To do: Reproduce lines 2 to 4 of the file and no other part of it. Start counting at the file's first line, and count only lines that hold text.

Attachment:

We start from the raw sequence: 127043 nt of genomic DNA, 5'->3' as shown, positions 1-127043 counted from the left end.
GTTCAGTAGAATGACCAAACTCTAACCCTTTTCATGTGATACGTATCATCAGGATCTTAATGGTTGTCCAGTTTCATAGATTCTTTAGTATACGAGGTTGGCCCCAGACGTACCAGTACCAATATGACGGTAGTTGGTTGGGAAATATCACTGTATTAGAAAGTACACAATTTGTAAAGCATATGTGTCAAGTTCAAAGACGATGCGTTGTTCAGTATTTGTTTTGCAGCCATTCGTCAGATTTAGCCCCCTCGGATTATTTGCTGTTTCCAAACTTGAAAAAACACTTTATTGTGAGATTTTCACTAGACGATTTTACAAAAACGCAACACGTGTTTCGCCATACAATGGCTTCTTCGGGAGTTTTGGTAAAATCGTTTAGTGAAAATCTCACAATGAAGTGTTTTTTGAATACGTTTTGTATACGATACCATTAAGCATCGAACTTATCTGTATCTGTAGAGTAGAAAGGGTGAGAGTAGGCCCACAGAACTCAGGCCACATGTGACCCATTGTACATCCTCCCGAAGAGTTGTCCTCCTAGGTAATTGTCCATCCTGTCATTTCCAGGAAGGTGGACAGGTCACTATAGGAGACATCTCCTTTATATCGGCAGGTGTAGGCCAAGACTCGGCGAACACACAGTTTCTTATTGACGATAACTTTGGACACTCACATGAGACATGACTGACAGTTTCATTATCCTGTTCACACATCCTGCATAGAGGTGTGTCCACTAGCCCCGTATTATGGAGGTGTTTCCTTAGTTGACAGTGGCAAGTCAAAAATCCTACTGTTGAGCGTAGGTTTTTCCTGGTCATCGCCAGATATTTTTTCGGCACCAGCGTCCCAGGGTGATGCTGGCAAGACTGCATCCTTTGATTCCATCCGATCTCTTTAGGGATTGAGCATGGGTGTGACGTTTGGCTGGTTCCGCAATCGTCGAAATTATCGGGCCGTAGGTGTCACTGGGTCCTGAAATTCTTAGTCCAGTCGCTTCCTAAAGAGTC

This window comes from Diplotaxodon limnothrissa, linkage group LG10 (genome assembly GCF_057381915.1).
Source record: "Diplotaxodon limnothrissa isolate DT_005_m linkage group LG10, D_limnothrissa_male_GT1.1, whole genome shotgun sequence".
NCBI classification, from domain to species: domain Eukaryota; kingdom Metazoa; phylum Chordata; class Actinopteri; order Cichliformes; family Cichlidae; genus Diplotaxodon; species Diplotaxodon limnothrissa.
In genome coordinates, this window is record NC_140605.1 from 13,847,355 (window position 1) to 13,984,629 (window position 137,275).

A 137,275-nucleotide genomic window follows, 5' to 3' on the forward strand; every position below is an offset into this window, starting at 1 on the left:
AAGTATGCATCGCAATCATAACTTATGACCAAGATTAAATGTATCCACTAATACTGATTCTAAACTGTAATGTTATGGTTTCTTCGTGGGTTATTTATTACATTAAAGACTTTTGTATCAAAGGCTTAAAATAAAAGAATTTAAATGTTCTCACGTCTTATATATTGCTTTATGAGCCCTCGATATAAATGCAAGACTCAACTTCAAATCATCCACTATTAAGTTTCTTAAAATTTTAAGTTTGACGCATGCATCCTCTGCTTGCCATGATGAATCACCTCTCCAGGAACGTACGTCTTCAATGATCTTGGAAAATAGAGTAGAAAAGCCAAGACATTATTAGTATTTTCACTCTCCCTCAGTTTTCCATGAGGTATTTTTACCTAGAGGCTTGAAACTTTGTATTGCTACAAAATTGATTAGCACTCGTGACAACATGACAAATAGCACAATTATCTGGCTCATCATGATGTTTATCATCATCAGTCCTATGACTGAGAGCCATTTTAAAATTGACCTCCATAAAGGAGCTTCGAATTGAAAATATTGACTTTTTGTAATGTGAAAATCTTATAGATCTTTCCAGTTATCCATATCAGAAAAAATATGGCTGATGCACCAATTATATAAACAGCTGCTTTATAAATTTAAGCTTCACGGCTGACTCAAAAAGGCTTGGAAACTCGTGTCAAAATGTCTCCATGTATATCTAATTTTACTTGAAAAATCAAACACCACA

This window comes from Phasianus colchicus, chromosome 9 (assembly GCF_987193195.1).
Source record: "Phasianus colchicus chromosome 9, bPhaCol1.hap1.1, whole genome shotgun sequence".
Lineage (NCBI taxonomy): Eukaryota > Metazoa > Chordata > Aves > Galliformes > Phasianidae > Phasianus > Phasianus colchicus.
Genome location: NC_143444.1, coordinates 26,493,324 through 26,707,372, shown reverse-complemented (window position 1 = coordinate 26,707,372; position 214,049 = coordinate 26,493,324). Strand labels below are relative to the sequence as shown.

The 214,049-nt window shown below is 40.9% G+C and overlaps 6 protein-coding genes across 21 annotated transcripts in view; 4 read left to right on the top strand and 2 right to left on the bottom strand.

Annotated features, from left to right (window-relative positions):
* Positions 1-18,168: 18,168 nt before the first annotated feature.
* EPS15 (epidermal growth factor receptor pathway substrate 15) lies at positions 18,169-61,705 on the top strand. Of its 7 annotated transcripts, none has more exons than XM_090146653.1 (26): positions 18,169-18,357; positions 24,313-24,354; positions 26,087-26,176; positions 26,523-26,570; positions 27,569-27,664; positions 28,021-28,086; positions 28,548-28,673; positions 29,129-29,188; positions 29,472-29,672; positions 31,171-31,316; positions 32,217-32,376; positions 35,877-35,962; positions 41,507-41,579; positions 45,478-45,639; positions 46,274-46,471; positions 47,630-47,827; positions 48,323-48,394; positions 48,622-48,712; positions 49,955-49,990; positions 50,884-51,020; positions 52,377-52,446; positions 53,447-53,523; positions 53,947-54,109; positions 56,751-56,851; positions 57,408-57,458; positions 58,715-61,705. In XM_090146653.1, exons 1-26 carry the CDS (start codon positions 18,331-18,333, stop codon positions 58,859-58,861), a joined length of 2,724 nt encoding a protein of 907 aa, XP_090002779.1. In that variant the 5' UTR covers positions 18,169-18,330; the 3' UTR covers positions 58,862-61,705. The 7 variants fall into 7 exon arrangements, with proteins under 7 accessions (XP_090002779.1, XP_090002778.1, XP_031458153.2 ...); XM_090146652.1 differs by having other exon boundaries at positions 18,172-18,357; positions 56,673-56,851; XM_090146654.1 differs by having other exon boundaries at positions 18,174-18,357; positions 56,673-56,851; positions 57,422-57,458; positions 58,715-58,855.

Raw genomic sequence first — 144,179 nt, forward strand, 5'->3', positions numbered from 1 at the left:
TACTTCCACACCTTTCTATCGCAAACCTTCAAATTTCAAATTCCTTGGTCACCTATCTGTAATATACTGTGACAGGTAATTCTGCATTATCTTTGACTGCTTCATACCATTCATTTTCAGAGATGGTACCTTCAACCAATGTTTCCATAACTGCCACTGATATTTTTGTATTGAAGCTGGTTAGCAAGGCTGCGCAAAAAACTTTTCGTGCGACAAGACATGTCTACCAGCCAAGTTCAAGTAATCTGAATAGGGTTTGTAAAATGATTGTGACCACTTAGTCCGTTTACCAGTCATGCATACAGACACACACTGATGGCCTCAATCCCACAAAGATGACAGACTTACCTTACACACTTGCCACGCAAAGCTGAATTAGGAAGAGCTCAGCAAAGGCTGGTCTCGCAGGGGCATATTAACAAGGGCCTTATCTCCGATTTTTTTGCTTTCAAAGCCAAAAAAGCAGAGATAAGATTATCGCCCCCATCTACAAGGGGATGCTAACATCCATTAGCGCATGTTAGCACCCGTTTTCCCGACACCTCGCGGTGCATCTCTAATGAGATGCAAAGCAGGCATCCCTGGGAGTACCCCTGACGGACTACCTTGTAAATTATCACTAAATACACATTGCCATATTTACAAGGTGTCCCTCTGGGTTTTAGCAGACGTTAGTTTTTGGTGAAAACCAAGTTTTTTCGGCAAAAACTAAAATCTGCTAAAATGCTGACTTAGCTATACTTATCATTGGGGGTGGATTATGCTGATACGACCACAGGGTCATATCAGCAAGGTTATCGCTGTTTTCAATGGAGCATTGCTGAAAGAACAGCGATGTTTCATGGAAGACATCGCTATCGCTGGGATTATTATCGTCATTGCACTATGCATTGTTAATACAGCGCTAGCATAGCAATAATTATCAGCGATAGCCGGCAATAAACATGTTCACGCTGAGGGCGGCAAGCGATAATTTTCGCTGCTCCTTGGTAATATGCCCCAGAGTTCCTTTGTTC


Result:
GTTCAGTAGAATGACCAAACTCTAACCCTTTTCATGTGATACGTATCATCAGGATCTTAATGGTTGTCCAGTTTCATAGATTCTTTAGTATACGAGGTTGGCCCCAGACGTACCAGTACCAATATGACGGTAGTTGGTTGGGAAATATCACTGTATTAGAAAGTACACAATTTGTAAAGCATATGTGTCAAGTTCAAAGACGATGCGTTGTTCAGTATTTGTTTTGCAGCCATTCGTCAGATTTAGCCCCCTCGGATTATTTGCTGTTTCCAAACTTGAAAAAACACTTTATTGTGAGATTTTCACTAGACGATTTTACAAAAACGCAACACGTGTTTCGCCATACAATGGCTTCTTCGGGAGTTTTGGTAAAATCGTTTAGTGAAAATCTCACAATGAAGTGTTTTTTGAATACGTTTTGTATACGATACCATTAAGCATCGAACTTATCTGTATCTGTAGAGTAGAAAGGGTGAGAGTAGGCCCACAGAACTCAGGCCACATGTGACCCATTGTACATCCTCCCGAAGAGTTGTCCTCCTAGGTAATTGTCCATCCTGTCATTTCCAGGAAGGTGGACAGGTCACTATAGGAGACATCTCCTTTATATCGGCAGGTGTAGGCCAAGACTCGGCGAACACACAGTTTCTTATTGACGATAACTTTGGACACTCACATGAGACATGACTGACAGTTTCATTATCCTGTTCACACATCCTGCATAGAGGTGTGTCCACTAGCCCCGTATTATGGAGGTGTTTCCTTAGTTGACAGTGGCAAGTCAAAAATCCTACTGTTGAGCGTAGGTTTTTCCTGGTCATCGCCAGATATTTTTTCGGCACCAGCGTCCCAGGGTGATGCTGGCAAGACTGCATCCTTTGATTCCATCCGATCTCTTTAGGGATTGAGCATGGGTGTGACGTTTGGCTGGTTCCGCAATCGTCGAAATTATCGGGCCGTAGGTGTCACTGGGTCCTGAAATTCTTAGTCCAGTCGCTTCCTAAAGAGTC

This window comes from Diplotaxodon limnothrissa, linkage group LG10 (genome assembly GCF_057381915.1).
Source record: "Diplotaxodon limnothrissa isolate DT_005_m linkage group LG10, D_limnothrissa_male_GT1.1, whole genome shotgun sequence".